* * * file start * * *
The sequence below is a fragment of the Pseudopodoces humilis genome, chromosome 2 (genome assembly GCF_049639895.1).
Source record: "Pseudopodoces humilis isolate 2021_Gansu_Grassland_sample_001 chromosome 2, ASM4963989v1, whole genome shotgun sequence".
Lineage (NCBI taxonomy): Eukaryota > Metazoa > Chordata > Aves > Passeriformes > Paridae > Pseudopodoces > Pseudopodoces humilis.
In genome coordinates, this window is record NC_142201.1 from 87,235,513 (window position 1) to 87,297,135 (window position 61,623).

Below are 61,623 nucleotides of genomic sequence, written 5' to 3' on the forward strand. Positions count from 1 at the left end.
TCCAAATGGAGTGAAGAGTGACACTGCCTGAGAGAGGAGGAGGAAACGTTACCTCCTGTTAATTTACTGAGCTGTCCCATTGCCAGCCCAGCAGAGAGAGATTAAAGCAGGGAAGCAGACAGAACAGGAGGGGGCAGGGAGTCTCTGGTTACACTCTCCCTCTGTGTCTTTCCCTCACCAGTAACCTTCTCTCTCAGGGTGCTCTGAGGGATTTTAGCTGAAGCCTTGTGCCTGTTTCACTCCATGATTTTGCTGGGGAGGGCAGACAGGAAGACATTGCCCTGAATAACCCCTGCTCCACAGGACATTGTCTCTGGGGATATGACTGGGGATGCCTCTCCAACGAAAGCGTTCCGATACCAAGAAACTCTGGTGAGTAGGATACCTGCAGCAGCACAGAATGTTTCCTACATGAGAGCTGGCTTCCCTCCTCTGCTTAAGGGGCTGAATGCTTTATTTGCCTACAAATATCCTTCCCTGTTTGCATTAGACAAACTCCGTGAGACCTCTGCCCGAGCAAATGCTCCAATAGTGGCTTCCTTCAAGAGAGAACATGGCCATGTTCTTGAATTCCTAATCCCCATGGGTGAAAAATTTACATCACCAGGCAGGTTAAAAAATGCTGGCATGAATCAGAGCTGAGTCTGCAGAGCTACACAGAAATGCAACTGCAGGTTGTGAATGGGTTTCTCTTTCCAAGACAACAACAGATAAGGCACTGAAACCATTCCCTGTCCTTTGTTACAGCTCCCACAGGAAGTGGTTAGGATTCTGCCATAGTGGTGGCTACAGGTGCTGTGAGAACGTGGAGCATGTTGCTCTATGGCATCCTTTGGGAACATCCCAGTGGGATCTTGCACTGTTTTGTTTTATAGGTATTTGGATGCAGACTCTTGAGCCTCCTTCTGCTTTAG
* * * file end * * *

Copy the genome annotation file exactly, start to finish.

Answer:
The sequence below is a fragment of the Pseudopodoces humilis genome, chromosome 2 (genome assembly GCF_049639895.1).
Source record: "Pseudopodoces humilis isolate 2021_Gansu_Grassland_sample_001 chromosome 2, ASM4963989v1, whole genome shotgun sequence".
Lineage (NCBI taxonomy): Eukaryota > Metazoa > Chordata > Aves > Passeriformes > Paridae > Pseudopodoces > Pseudopodoces humilis.
In genome coordinates, this window is record NC_142201.1 from 87,235,513 (window position 1) to 87,297,135 (window position 61,623).

Below are 61,623 nucleotides of genomic sequence, written 5' to 3' on the forward strand. Positions count from 1 at the left end.
TCCAAATGGAGTGAAGAGTGACACTGCCTGAGAGAGGAGGAGGAAACGTTACCTCCTGTTAATTTACTGAGCTGTCCCATTGCCAGCCCAGCAGAGAGAGATTAAAGCAGGGAAGCAGACAGAACAGGAGGGGGCAGGGAGTCTCTGGTTACACTCTCCCTCTGTGTCTTTCCCTCACCAGTAACCTTCTCTCTCAGGGTGCTCTGAGGGATTTTAGCTGAAGCCTTGTGCCTGTTTCACTCCATGATTTTGCTGGGGAGGGCAGACAGGAAGACATTGCCCTGAATAACCCCTGCTCCACAGGACATTGTCTCTGGGGATATGACTGGGGATGCCTCTCCAACGAAAGCGTTCCGATACCAAGAAACTCTGGTGAGTAGGATACCTGCAGCAGCACAGAATGTTTCCTACATGAGAGCTGGCTTCCCTCCTCTGCTTAAGGGGCTGAATGCTTTATTTGCCTACAAATATCCTTCCCTGTTTGCATTAGACAAACTCCGTGAGACCTCTGCCCGAGCAAATGCTCCAATAGTGGCTTCCTTCAAGAGAGAACATGGCCATGTTCTTGAATTCCTAATCCCCATGGGTGAAAAATTTACATCACCAGGCAGGTTAAAAAATGCTGGCATGAATCAGAGCTGAGTCTGCAGAGCTACACAGAAATGCAACTGCAGGTTGTGAATGGGTTTCTCTTTCCAAGACAACAACAGATAAGGCACTGAAACCATTCCCTGTCCTTTGTTACAGCTCCCACAGGAAGTGGTTAGGATTCTGCCATAGTGGTGGCTACAGGTGCTGTGAGAACGTGGAGCATGTTGCTCTATGGCATCCTTTGGGAACATCCCAGTGGGATCTTGCACTGTTTTGTTTTATAGGTATTTGGATGCAGACTCTTGAGCCTCCTTCTGCTTTAG